Duck muck trucking

Photos by Orville Hector | Daily TidingsPaul Kay clears the way for a truck to start pumping the water out of the pond.

It's going to take a fire hose and 100 trips by pumper trucks to remove 300,000 gallons of liquefied duck waste from Lithia Park's upper duck pond.

With crews working six days a week, the removal process that started Monday will be done in about two weeks.

Then Southern Oregon University students who designed a long-term treatment plan will have a clean slate &

er, pond &

to work with.

In November 2007, environmental studies majors Helena Verduyn, Calvin Cho and Nicholas Stevenson presented a list of treatment options to the Ashland Parks and Recreation Commission.

Once muck is removed, the parks department will use the students' idea to divert some Talent Irrigation District water to flow into the pond. Water will be taken out of the pond to help irrigate Lithia Park.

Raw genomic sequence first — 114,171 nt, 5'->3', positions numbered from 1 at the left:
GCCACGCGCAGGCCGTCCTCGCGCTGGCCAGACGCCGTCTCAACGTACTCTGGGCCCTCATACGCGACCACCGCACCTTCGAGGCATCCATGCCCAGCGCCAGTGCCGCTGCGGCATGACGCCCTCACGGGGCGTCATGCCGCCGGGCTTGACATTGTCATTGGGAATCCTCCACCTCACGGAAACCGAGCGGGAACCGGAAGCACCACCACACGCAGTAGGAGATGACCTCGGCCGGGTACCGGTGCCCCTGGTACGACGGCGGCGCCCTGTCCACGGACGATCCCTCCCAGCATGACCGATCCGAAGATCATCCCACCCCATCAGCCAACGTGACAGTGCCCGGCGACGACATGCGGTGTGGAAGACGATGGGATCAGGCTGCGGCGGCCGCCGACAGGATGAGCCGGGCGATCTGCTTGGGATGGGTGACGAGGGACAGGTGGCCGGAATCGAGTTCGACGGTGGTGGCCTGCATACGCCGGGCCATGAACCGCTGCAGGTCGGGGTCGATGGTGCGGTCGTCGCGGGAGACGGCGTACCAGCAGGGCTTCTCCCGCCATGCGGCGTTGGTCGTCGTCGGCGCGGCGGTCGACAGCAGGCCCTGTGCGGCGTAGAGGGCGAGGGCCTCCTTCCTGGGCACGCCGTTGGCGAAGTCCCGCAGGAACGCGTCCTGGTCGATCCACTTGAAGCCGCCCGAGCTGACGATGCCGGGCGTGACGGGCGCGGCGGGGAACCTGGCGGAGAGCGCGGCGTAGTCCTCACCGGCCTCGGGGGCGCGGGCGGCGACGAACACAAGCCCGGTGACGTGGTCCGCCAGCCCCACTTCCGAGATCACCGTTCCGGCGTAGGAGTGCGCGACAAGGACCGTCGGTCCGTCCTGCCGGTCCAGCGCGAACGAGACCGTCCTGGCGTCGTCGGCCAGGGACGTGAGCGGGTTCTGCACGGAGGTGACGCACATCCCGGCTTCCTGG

The circulation of water should help keep the pond in better condition. It's only source of water now is groundwater, Parks Director Don Robertson said.

When the irrigation season is over this fall and water stops flowing in TID's ditches, the parks department will use an ultraviolet system that kills bacteria to treat the pond water, he said.

The entire project will cost $85,000, Robertson said.

Pumper trucks are hauling the duck waste to a dairy farm in Sam's Valley to use as field fertilizer, he said.

SOU students are monitoring the work and cooperating with Oregon State University on a research project to capture goldfish and turtles from the pond while it is being cleaned. The fish will be frozen and used as food at Wildlife Images, a wildlife care and rehabilitation center outside Grants Pass. A similar fate awaits any non-native turtles that are captured, but native and non-native turtles alike will probably leave the pond and hide during the cleanup, Robertson said.

The parks department previously installed a filtration system in Lithia Park's lower duck pond. But the lower pond has a hard bottom, which made that system more feasible, while the upper pond has a soft bottom, he said.

Robertson asked for patience from people who visit the section of the park near the upper duck pond in the next few weeks.

"It will not be a particularly pleasant-looking sight.

We ask people to bear with us," he said.

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